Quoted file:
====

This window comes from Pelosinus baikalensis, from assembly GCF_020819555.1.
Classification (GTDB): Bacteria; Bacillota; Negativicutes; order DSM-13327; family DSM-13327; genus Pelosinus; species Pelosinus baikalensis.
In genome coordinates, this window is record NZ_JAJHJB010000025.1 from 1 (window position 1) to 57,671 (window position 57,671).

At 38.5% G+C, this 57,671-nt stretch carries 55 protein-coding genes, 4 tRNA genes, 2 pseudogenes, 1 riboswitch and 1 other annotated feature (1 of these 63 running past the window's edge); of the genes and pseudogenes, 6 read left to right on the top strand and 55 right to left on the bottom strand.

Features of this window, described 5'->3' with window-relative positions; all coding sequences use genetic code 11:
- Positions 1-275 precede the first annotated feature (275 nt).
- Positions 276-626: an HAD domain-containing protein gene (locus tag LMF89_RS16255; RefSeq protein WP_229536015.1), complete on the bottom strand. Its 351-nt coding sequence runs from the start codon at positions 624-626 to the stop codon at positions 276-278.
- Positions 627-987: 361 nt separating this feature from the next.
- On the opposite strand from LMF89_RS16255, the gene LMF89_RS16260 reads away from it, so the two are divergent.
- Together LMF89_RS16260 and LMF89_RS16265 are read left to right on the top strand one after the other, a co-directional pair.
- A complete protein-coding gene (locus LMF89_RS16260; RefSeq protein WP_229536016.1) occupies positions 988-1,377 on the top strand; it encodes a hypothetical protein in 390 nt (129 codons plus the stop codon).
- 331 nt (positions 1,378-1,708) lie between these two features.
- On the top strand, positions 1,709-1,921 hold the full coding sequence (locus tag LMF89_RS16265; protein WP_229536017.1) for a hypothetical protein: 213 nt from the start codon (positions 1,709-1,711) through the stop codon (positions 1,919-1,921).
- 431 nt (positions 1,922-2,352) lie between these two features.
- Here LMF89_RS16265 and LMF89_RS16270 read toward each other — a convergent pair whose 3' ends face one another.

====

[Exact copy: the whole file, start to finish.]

This window comes from Pelosinus baikalensis, from assembly GCF_020819555.1.
Classification (GTDB): Bacteria; Bacillota; Negativicutes; order DSM-13327; family DSM-13327; genus Pelosinus; species Pelosinus baikalensis.
In genome coordinates, this window is record NZ_JAJHJB010000025.1 from 1 (window position 1) to 57,671 (window position 57,671).

At 38.5% G+C, this 57,671-nt stretch carries 55 protein-coding genes, 4 tRNA genes, 2 pseudogenes, 1 riboswitch and 1 other annotated feature (1 of these 63 running past the window's edge); of the genes and pseudogenes, 6 read left to right on the top strand and 55 right to left on the bottom strand.

Features of this window, described 5'->3' with window-relative positions; all coding sequences use genetic code 11:
- Positions 1-275 precede the first annotated feature (275 nt).
- Positions 276-626: an HAD domain-containing protein gene (locus tag LMF89_RS16255; RefSeq protein WP_229536015.1), complete on the bottom strand. Its 351-nt coding sequence runs from the start codon at positions 624-626 to the stop codon at positions 276-278.
- Positions 627-987: 361 nt separating this feature from the next.
- On the opposite strand from LMF89_RS16255, the gene LMF89_RS16260 reads away from it, so the two are divergent.
- Together LMF89_RS16260 and LMF89_RS16265 are read left to right on the top strand one after the other, a co-directional pair.
- A complete protein-coding gene (locus LMF89_RS16260; RefSeq protein WP_229536016.1) occupies positions 988-1,377 on the top strand; it encodes a hypothetical protein in 390 nt (129 codons plus the stop codon).
- 331 nt (positions 1,378-1,708) lie between these two features.
- On the top strand, positions 1,709-1,921 hold the full coding sequence (locus tag LMF89_RS16265; protein WP_229536017.1) for a hypothetical protein: 213 nt from the start codon (positions 1,709-1,711) through the stop codon (positions 1,919-1,921).
- 431 nt (positions 1,922-2,352) lie between these two features.
- Here LMF89_RS16265 and LMF89_RS16270 read toward each other — a convergent pair whose 3' ends face one another.